There’s also this article from the Riverfront Times which is a nice summary and discussion of what you’ve just read here.
This Friday I’m conducting the winds of the English Symphony Orchestra in a program of wind ensemble masterpieces by Hans Gál, Mozart and Dvorák. You should come- it’s going to be fantastic!
It’s no secret I’m a cellist, so I have grown up outside the wind ensemble tradition (although the wonderful Dvorák Wind Serenade actually has a significant cello part, which I’ve played many times). In spite of this, I absolutely LOVE (love!!!!!) conducting wind ensembles.
I still remember the first time I conducted an all-wind group. It was the Stravinsky Octet for Winds. WOW! The differences between conducting winds and strings are very striking to someone who has grown up playing in and conducting groups that always include string players. Wind players are fundamentally different to string players. Wind players learn their music. They make very few counting mistakes and almost never play a wrong note. They play together- AT THE SAME TIME!!!!! It’s as if they really care that chords start and finish in an organized manner, and, in spite of the ridiculous and seemingly irreconcilable differences in sound characteristics between the different instruments, they seem to be able to come to agreement not only on when to begin notes, but how to begin them. This kind of clarity, precision and professionalism is not something one encounters often in the presence of string players.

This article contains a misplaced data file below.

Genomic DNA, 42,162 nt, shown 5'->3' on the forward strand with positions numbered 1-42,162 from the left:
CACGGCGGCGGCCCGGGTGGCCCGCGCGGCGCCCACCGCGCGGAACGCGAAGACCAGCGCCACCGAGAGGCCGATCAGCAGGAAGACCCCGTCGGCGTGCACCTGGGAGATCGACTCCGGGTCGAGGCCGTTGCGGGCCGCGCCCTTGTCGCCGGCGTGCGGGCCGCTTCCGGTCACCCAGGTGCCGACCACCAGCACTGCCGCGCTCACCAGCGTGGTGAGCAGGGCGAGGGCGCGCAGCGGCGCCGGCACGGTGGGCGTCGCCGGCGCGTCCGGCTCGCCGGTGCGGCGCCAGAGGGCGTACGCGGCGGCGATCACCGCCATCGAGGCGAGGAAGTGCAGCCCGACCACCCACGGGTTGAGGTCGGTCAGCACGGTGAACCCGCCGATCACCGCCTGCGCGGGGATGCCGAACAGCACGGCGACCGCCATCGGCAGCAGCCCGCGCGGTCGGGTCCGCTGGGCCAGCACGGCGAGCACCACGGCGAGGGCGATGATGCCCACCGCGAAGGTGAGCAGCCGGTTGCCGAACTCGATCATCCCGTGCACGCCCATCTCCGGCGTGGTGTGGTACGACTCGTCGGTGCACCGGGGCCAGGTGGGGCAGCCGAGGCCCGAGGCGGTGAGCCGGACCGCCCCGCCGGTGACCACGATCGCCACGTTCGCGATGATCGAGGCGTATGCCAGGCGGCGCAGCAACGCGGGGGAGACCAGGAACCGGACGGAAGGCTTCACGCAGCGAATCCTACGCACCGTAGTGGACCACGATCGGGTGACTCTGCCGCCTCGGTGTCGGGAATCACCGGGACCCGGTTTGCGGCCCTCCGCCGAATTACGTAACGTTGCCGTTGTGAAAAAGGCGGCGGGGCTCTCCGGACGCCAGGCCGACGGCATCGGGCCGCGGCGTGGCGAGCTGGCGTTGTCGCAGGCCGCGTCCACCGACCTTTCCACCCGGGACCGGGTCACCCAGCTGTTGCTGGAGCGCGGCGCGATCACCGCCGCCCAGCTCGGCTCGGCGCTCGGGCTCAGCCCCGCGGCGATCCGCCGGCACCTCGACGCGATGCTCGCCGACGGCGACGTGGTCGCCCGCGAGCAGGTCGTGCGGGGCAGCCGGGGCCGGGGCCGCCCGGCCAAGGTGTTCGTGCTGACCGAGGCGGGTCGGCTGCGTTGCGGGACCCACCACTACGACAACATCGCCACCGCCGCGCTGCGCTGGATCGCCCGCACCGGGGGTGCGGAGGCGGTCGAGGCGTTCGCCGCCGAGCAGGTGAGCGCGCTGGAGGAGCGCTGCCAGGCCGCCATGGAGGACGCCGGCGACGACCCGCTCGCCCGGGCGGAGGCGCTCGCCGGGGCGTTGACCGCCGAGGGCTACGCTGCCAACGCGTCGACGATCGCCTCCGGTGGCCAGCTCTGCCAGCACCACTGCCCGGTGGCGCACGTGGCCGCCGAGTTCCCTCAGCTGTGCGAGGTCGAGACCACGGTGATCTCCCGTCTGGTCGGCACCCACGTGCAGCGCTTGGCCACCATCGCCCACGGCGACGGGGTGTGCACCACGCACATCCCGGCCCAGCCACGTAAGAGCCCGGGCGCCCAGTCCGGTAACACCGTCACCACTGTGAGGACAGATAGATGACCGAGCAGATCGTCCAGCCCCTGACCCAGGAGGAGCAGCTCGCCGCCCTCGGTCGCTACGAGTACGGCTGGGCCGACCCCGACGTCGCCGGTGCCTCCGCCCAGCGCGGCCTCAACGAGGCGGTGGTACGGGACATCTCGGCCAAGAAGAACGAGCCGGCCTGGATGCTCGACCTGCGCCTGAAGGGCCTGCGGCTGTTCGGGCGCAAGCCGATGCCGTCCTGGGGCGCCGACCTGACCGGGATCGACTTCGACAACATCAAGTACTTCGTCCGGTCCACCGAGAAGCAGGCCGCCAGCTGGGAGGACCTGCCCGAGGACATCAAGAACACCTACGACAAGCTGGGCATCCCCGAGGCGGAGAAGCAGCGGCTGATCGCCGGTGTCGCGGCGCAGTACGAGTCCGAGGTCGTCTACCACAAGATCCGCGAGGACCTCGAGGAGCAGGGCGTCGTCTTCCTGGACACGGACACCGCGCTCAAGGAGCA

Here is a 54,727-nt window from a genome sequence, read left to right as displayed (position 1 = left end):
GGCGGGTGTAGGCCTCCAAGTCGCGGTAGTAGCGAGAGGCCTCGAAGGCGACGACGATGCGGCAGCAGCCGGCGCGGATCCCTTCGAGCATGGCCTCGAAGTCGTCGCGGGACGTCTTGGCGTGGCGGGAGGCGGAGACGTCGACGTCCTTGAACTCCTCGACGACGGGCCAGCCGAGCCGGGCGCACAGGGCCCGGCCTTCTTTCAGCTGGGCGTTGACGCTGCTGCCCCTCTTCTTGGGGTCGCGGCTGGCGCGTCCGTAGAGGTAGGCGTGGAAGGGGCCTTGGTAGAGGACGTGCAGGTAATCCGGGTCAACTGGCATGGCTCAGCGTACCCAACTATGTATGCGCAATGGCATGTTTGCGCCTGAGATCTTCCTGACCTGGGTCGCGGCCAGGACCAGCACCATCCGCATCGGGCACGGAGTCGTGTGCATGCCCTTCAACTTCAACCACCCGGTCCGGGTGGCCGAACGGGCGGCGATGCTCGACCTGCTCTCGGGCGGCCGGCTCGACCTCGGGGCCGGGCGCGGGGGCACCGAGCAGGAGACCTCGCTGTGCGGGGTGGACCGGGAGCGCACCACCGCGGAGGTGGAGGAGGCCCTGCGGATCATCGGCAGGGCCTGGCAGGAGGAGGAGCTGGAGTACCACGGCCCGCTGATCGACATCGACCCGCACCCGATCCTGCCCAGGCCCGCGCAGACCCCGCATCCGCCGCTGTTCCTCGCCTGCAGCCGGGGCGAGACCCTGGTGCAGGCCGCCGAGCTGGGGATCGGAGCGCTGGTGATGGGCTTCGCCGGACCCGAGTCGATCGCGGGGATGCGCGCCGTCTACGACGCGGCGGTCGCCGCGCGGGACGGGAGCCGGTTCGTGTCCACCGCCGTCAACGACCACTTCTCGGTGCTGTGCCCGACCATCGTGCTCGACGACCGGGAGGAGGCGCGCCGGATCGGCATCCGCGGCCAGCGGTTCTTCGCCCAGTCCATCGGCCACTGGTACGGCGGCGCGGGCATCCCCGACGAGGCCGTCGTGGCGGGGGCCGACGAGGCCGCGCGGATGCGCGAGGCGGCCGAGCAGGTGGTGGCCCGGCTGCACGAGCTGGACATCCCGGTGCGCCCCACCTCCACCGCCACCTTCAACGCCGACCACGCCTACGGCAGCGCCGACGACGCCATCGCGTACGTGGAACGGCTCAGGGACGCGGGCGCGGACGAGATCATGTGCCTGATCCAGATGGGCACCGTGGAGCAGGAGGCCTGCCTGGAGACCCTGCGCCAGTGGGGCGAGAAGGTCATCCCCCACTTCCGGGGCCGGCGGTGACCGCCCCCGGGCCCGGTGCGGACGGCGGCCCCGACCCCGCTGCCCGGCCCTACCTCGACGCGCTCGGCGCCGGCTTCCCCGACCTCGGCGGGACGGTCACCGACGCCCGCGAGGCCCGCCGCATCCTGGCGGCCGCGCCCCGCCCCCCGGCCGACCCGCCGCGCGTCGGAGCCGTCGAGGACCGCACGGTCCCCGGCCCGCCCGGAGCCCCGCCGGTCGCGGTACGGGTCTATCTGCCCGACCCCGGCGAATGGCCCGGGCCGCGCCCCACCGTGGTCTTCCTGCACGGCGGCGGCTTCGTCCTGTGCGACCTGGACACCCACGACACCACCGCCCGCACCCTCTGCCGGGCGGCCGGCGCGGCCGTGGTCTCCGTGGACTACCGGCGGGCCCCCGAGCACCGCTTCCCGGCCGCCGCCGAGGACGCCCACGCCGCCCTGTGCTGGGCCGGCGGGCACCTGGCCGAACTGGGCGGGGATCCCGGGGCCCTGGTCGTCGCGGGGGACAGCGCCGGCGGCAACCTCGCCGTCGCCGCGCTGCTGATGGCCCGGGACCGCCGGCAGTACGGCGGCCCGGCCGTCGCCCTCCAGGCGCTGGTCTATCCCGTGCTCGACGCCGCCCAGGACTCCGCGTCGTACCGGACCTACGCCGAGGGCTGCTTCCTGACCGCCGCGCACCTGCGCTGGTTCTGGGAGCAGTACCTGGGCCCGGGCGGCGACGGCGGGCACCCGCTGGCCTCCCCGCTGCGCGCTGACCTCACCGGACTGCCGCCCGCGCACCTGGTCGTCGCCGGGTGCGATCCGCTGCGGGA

I love conducting winds and I love the repertoire. Granted, there are not as many A-list masterpieces for winds as there are for string ensembles or orchestras (you know you have a serious repertoire shortage when you hear people describe any work by Percy Grainger as a masterpiece), but the twenty or so greatest wind ensemble works are among the most rewarding pieces to study and perform I can think of. Mozart’s Gran Partita? Stravinsky Symphonies of Wind Instruments? Messiaen’s Et exspecto resurrectionem mortuorum? Hartmann Symphony no. 5? These are GREAT pieces.